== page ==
Topic: Luke's Perspective of Jesus: Ch. 6 Message Outlines
by Darrel Cline (darrelcline biblical-thinking.org)
Chapter # 6 Paragraph # 3 Study # 1 September 16, 2007 Lincolnton, N.C.
(376)Thesis:Jesus spent an entire night in prayer before He set about doing the things that would forever affect His Father's "Forever Kingdom".
Introduction:This morning we are going to begin an extended study of some of Jesus' preparations for His coming, and eternal, Kingdom. In the past months we have spent a lot of time looking into the reasons for official Israel's rejection of Jesus as the Kinsman-Redeemer. The net result of our studies is this: there was no valid reason for Israel's rejection of Jesus of Nazareth as God's provision for its eternal well being. For that reason, we can also draw this conclusion: there is no valid reason for anyone to reject Jesus so that He cannot be a Kinsman-Redeemer for them. In spite of the fact that men throughout the ages have attempted to marshal arguments to justify their rejection of Jesus, there is no man who will find himself justified in his rejection of Jesus when the day finally arrives for his appearance before Jesus. So, this morning we are going to do as Luke did and turn from the records of why men hate Jesus and begin a study of what Jesus did as preparation for the ultimate future of those who, once they have appeared before Him, will be settled into Eternal Life in the Eternal Kingdom of God.
I. Luke's Turn From His Explanation of Jesus' Rejection.
A. This turn is revealed by the way he recorded his material.
1. In 5:16 Luke told us of another time when Jesus went somewhere to pray.
a. At that point in Luke's record, we had a solid presentation of the evidence that Jesus is humanity's Kinsman-Redeemer.
1) That presentation had begun in 3:21 where we saw that Jesus was "praying" and Heaven opened and the Father identified Him as His "Beloved Son".
2) That presentation continued by telling us of Jesus' human origins through Mary (3:23-38), His successful defeat of Adam's nemesis, the devil (4:1-13), His presentation of Himself under the divine mandate revealed in Isaiah with potent overtones of rejection by His own people (4:14-30), and the proofs of His identity by means of irrefutable evidences that culminated (5:15) with the "greater than Moses" miracle of Jesus' cleansing of a man filled with leprosy.
b. Luke's record in 5:16 marked a "departure".
1) Luke was "departing" from the "evidences" so that he could focus upon the next "issue": If the evidences were there, why did Israel reject Jesus of Nazareth?
2) In the verse, Jesus is presented as "departing" also.
a) He "departed" from the enormous popularity that His power had produced.
b) He "departed" into the wildernesses to pray.
c. Luke's record in 5:16 was an introduction to the material to come.
1) In 5:16 Jesus' departure into the wildernesses was a clear picture of Jesus going off to pray in a setting that had already been established as extremely violent.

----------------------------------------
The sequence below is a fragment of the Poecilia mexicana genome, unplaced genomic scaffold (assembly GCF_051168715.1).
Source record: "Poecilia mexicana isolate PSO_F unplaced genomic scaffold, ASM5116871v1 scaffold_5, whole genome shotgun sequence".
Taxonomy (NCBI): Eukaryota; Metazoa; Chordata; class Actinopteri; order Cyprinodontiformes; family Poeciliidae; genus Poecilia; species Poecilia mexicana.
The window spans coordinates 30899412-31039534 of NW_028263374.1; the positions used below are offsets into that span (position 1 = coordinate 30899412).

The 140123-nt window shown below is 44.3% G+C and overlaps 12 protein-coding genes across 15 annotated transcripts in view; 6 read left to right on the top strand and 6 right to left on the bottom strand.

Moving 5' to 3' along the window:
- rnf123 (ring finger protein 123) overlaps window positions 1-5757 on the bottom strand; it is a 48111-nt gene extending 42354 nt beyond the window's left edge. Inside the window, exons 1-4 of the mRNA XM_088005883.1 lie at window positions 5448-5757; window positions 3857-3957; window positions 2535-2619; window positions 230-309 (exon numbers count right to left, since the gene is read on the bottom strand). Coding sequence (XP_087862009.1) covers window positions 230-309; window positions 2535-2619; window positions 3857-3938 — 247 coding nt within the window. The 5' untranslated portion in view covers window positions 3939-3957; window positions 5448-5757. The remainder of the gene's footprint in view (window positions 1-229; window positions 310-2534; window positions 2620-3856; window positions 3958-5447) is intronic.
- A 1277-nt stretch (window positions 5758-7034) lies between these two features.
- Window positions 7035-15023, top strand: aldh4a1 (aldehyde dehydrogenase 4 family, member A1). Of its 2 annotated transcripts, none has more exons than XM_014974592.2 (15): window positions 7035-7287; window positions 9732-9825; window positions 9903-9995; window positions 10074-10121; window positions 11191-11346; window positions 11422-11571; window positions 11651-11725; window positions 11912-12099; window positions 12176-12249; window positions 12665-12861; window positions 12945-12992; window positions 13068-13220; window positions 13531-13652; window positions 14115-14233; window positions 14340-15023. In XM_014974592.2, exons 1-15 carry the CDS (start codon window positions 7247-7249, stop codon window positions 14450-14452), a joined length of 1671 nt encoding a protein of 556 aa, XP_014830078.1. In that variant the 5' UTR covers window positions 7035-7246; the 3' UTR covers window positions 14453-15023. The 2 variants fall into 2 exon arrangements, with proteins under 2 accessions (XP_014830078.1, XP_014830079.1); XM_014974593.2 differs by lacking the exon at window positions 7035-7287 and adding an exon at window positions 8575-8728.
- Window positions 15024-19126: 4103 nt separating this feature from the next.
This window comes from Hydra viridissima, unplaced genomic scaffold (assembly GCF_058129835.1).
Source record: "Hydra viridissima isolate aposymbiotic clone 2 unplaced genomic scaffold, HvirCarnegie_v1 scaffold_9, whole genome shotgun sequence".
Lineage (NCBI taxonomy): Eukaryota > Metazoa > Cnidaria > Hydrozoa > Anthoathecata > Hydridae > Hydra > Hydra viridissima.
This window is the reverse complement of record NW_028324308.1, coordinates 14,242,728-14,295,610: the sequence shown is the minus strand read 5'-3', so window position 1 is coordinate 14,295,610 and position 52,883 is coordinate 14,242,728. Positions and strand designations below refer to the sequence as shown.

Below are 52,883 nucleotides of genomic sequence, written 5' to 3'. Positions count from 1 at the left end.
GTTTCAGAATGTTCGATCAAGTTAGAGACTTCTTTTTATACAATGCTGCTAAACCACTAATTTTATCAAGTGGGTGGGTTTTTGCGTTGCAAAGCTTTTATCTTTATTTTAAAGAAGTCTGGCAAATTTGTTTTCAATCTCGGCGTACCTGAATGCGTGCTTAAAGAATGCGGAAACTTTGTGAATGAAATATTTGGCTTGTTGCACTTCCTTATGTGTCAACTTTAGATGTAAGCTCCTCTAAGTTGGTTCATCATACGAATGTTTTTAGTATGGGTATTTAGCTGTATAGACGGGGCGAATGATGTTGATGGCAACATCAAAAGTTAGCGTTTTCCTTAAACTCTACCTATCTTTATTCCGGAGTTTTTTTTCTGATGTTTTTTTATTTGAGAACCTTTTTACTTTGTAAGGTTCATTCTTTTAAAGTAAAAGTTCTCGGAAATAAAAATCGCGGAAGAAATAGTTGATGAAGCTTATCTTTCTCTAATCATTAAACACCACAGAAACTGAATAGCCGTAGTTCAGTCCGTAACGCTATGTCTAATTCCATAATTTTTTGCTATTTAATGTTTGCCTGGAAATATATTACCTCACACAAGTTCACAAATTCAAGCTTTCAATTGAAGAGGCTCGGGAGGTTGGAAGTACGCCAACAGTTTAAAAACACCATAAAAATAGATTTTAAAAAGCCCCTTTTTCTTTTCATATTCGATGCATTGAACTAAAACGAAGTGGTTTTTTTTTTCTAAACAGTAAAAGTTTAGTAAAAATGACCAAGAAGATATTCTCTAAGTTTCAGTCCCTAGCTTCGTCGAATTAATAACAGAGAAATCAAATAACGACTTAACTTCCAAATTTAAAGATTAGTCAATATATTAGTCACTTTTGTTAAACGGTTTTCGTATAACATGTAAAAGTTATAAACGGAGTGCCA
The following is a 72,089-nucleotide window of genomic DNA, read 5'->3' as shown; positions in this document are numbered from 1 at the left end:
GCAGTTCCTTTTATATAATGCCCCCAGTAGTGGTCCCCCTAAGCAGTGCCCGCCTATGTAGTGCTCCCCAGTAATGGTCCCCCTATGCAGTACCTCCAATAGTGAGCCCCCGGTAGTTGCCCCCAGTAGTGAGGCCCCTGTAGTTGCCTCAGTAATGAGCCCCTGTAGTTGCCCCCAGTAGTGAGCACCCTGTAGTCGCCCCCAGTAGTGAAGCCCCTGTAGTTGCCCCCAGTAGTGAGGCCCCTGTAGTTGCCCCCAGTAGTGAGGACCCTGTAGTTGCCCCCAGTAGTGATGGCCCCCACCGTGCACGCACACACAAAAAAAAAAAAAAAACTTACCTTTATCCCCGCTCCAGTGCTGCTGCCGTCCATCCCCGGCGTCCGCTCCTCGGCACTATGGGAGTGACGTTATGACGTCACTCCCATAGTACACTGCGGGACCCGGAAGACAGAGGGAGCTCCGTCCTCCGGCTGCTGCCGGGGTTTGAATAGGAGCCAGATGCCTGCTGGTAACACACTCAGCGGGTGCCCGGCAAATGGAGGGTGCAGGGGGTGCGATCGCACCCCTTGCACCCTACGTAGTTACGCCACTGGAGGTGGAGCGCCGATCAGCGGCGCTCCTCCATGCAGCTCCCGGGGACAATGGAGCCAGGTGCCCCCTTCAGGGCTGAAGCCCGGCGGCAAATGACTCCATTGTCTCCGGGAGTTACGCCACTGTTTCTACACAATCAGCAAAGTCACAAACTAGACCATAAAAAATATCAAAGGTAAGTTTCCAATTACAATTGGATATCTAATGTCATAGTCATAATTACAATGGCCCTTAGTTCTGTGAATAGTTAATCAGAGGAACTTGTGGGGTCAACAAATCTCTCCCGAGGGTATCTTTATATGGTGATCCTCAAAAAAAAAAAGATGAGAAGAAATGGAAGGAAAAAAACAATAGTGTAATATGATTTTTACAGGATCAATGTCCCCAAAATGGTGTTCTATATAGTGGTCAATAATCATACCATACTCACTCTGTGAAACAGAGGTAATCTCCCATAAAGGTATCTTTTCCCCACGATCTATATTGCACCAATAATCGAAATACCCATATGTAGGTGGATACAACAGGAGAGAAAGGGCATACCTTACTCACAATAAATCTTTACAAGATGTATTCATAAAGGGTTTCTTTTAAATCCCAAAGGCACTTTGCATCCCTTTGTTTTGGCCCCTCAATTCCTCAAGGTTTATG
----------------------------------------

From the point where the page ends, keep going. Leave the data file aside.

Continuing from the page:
a) John had been presented as compelling the people to go out into a setting that was a mirror image of their own depravity in order to hear his offer of a forgiveness that God was willing to extend.
b) The foundation of that offer by John was his identification of his audience as a host of vipers who were habitually using their fangs and poison to force their way of life upon others.
2) Then, in 5:17-6:11 Luke recorded for us Jesus' confrontation of the vipers of Israel whose depravity was revealed by their absolute refusal to accept any of His actions or explanations as justification for His identity as the Kinsman-Redeemer of Israel.
a) The record begins with the issue: forgiveness from a God Who accepts "faith" as a basis for the extension of grace.
b) The record ends with the vipers generating their poison and sharpening their fangs.
2. Now, in 6:12 Luke falls back on that former pattern.
a. Jesus is presented as departing unto the mountain to spend a night in prayer to God.
b. The focus upon "the mountain" rather than "the wildernesses" is simply another of Isaiah's metaphors: Isaiah 2:1-5.
1) The "mountain" is a metaphor for the Kingdom of God.
2) In Luke 9:28 and following Jesus goes up into the mountain to pray and there He is revealed to Peter, James, and John to be the King of God's Coming Kingdom.
c. The record is an introduction to Jesus in respect to the Coming Kingdom of God.
B. This turn signals a deliberate shift in focus.
1. The "evidence" is in and does not need to be harped on over and over.
2. Now, the works and words of Jesus are going to be focused upon His faithful building of the Kingdom of God.
a. His first act is to spend the time with the Father that is necessary to make sure that the foundations of the Kingdom are properly laid.
b. His second act is to choose the men who are going to be the primary leaders of that Kingdom.
1) According to Luke 22:30, the men He chooses are going to be the rulers of the nation that is going to rule the world (this is what Isaiah 2 says).
2) According to 2 Samuel 7:10, Israel is going to be permanently "planted" and 7:13 says that David's rule will be forever.
II. Luke's Record of Jesus' Prayer on the Mountain.
A. The entire issue of Jesus' prayer that night is a massive mystery.
B. The one thing of which we can be sure: Luke wanted us to see Jesus as a "faithful" Master-Builder (Hebrews 3:1-6).
III. The Point.
A. From this point on, Luke is going to be building our understanding of Jesus as the Kingdom's King Who will prepare us for His Coming by the things He says and does.